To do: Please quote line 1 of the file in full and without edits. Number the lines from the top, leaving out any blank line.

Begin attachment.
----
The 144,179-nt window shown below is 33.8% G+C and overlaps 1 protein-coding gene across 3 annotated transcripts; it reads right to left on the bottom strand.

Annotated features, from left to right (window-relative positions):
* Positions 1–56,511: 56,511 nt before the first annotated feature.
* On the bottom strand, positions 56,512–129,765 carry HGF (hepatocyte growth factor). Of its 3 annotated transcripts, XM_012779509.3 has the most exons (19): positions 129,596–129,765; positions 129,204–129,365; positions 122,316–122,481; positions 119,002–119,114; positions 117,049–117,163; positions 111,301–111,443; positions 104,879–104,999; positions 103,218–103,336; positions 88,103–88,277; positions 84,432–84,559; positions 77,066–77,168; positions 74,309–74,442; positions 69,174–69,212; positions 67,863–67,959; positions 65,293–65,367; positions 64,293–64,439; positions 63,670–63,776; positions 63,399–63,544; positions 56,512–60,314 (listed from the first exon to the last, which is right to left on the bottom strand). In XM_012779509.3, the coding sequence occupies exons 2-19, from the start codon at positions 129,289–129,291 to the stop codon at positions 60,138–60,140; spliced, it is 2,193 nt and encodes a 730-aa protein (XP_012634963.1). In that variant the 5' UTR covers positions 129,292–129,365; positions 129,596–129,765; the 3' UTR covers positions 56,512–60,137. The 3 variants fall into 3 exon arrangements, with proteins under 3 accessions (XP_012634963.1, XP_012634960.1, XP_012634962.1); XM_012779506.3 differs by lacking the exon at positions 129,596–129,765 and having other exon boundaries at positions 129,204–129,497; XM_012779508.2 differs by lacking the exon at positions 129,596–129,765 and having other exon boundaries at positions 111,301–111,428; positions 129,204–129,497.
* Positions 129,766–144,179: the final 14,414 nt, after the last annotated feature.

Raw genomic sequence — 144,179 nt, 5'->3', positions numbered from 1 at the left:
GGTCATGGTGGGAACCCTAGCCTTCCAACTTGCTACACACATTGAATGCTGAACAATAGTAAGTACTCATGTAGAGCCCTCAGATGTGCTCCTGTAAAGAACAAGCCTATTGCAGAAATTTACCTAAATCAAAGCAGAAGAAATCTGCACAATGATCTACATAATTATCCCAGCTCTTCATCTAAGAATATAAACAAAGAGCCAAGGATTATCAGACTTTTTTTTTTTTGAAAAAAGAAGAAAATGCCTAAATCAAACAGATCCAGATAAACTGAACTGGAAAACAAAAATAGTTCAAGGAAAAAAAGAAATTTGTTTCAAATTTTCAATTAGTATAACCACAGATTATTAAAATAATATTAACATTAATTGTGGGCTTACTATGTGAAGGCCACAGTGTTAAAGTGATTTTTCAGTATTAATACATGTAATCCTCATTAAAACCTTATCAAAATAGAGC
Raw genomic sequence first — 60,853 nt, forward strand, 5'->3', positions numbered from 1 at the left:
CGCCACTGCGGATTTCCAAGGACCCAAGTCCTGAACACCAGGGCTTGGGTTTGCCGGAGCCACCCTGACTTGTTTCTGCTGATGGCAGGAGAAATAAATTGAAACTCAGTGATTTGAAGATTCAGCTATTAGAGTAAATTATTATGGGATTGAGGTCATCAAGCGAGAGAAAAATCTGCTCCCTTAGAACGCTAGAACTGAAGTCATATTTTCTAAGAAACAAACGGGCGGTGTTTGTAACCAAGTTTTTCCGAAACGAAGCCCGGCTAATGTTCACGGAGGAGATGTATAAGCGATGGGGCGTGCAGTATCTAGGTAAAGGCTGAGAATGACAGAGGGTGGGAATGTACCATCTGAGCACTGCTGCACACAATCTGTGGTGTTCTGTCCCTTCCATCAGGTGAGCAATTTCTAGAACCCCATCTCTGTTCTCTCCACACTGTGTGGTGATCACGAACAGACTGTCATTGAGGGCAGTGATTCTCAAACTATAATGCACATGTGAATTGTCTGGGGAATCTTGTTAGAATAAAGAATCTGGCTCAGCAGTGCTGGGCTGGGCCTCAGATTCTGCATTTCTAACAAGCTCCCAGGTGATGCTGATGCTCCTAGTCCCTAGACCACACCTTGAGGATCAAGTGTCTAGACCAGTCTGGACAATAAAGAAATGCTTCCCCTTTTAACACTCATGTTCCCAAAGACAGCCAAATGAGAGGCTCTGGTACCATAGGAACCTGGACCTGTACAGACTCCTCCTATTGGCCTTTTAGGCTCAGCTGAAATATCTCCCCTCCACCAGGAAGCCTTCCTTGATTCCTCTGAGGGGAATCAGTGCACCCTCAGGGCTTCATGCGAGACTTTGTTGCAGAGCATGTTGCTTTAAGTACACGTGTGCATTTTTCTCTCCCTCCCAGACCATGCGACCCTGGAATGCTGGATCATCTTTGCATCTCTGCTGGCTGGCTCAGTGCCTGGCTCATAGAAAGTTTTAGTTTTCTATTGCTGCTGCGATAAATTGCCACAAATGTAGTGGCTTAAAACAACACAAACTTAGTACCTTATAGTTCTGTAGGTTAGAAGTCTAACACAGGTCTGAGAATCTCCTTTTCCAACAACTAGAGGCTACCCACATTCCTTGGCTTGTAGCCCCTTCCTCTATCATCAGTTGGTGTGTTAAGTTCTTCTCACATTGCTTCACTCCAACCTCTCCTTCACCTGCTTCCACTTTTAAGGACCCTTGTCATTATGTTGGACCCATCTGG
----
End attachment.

The 144,179-nt window shown below is 33.8% G+C and overlaps 1 protein-coding gene across 3 annotated transcripts; it reads right to left on the bottom strand.